Second, this project got enough attention internationally that it became interesting nationally, and is part of the inspiration for the Research Council of Norway’s new BALANSE program, which is focused on funding efforts to move more women to the top.
Third, our work resulted in a national gender equality prize. The award is 2 million Norwegian crowns, which is about 250.000 EUR. One of the important things about this prize is that we are required to use the funds for something that we otherwise wouldn’t be able to do. I was the head of our gender equality committee, so it was my job to lead a process determining how to use these funds.
I felt that we were already heavily engaged in work on the HR side of the equation. And what I suggested was to think about gender and science — that is, how gendered perspectives affect the science we do, and how they affect the results of our research.
Gendered innovations in Tromsø
The experts on our gender equality committee had seen many successes through the focus on HR issues, so there was some skepticism about using the prize money for a project about gendered perspectives in research. Ultimately, though, they signed off on this especially because of two arguments.
1] Making careers as researchers equally appealing to men and women requires making it clear that the culture we want to develop is welcoming for men and women, for research questions that are of interest to both men and women, and for an inventory of methodologies that are relevant for both men and women.
A focus on gendered perspectives in research is part of this work. It gives enhanced awareness around the development of research questions. And in the pursuit of answers, it both values and makes explicit the reality of gender variation in research questions and methods. This in itself is an act of inclusiveness.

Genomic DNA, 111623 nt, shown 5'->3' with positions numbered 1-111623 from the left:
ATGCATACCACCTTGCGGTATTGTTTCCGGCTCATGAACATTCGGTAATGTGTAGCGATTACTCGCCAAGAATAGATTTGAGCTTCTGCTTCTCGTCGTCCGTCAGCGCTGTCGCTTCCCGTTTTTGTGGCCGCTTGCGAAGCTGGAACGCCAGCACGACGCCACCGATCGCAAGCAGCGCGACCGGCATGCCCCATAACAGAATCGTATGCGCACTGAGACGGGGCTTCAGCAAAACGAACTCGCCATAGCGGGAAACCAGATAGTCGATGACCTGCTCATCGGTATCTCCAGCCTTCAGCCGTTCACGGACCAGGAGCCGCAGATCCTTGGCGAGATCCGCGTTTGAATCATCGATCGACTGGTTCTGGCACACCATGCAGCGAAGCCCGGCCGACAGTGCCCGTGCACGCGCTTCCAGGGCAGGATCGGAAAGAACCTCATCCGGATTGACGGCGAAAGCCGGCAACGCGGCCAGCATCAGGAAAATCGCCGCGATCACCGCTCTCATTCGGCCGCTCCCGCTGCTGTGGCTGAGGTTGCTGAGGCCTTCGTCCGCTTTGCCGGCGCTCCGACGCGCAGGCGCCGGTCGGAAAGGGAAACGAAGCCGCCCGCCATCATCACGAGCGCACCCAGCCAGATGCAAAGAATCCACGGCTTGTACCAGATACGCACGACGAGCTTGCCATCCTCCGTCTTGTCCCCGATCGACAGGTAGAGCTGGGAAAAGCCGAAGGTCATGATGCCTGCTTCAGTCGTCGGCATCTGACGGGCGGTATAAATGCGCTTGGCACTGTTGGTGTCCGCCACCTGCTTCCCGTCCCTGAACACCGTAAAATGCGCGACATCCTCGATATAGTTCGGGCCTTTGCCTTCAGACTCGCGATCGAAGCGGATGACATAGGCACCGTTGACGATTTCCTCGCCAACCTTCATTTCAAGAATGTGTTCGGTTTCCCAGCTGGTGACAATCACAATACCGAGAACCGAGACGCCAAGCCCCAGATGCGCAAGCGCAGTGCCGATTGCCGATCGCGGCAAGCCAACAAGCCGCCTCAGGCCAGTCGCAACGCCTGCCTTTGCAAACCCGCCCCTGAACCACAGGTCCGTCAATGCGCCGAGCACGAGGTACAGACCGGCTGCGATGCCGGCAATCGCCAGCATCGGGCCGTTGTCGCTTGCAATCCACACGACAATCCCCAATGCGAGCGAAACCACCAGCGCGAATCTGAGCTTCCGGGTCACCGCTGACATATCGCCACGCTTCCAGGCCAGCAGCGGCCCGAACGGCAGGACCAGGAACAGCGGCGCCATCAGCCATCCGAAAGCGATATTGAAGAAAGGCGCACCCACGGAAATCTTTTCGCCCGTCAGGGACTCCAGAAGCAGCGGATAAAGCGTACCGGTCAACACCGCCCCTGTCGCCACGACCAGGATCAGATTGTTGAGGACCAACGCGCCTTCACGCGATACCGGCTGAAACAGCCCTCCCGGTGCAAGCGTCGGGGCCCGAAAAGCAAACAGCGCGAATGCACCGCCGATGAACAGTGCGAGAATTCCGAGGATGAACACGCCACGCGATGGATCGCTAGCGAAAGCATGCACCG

2] The new project on gendered perspectives in science provides a competitive advantage to UiT researchers in the competition for external funds. Given requirements in the Horizon2020 program of the European Commission to address gender issues in research applications and similar developments at the Research Council of Norway, we decided it was our responsibility to engage in developing in our researchers the skills necessary to see gender perspectives in their projects, regardless of the field of research. Internationally, many applicants to the Research Council or the EC will be ill-prepared to speak to these issues. Through this new project at UiT, our researchers can develop a competitive advantage.
[Read more about this project in my post Gendered innovations: making research better]
So a year ago, we started our project. We have a system in Norway where professors at one university or from abroad sometimes have supplemental 20% positions at another university, as a way of building competencies and giving greater breadth in research and teaching; we call these Prof2 positions. We advertised internally that we would award four Prof2 positions to existing research groups that could add a gendered perspective to their work.
One requirement for applying was participating in a seminar with Londa Schiebinger. As a result of that seminar, my colleagues started making discoveries by bringing gendered perspectives to their work.